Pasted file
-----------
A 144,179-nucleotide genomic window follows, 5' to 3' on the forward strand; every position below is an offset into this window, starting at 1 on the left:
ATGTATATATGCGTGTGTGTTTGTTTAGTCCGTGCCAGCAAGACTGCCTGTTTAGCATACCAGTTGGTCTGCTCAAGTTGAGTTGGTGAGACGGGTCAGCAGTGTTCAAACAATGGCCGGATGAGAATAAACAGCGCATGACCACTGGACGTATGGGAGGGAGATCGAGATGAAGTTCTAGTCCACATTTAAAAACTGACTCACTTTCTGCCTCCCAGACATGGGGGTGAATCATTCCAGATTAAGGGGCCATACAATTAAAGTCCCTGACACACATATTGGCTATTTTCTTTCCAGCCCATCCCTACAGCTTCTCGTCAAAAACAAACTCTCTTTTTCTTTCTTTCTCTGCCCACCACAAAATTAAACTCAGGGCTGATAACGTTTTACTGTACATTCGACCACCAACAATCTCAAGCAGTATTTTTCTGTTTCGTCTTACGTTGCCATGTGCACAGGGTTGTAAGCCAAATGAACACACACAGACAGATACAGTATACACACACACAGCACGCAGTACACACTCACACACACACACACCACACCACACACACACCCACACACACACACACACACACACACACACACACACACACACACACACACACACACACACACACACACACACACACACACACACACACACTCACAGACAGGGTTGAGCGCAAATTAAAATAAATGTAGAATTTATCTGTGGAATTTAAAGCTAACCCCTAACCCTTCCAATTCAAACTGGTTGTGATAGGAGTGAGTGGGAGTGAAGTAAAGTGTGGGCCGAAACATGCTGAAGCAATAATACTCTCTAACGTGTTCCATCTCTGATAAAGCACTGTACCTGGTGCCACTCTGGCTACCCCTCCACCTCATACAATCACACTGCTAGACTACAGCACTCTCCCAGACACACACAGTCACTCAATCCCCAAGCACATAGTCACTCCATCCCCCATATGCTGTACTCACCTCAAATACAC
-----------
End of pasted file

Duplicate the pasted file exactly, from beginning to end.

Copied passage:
A 144,179-nucleotide genomic window follows, 5' to 3' on the forward strand; every position below is an offset into this window, starting at 1 on the left:
ATGTATATATGCGTGTGTGTTTGTTTAGTCCGTGCCAGCAAGACTGCCTGTTTAGCATACCAGTTGGTCTGCTCAAGTTGAGTTGGTGAGACGGGTCAGCAGTGTTCAAACAATGGCCGGATGAGAATAAACAGCGCATGACCACTGGACGTATGGGAGGGAGATCGAGATGAAGTTCTAGTCCACATTTAAAAACTGACTCACTTTCTGCCTCCCAGACATGGGGGTGAATCATTCCAGATTAAGGGGCCATACAATTAAAGTCCCTGACACACATATTGGCTATTTTCTTTCCAGCCCATCCCTACAGCTTCTCGTCAAAAACAAACTCTCTTTTTCTTTCTTTCTCTGCCCACCACAAAATTAAACTCAGGGCTGATAACGTTTTACTGTACATTCGACCACCAACAATCTCAAGCAGTATTTTTCTGTTTCGTCTTACGTTGCCATGTGCACAGGGTTGTAAGCCAAATGAACACACACAGACAGATACAGTATACACACACACAGCACGCAGTACACACTCACACACACACACACCACACCACACACACACCCACACACACACACACACACACACACACACACACACACACACACACACACACACACACACACACACACACACACACACACACACACACACTCACAGACAGGGTTGAGCGCAAATTAAAATAAATGTAGAATTTATCTGTGGAATTTAAAGCTAACCCCTAACCCTTCCAATTCAAACTGGTTGTGATAGGAGTGAGTGGGAGTGAAGTAAAGTGTGGGCCGAAACATGCTGAAGCAATAATACTCTCTAACGTGTTCCATCTCTGATAAAGCACTGTACCTGGTGCCACTCTGGCTACCCCTCCACCTCATACAATCACACTGCTAGACTACAGCACTCTCCCAGACACACACAGTCACTCAATCCCCAAGCACATAGTCACTCCATCCCCCATATGCTGTACTCACCTCAAATACAC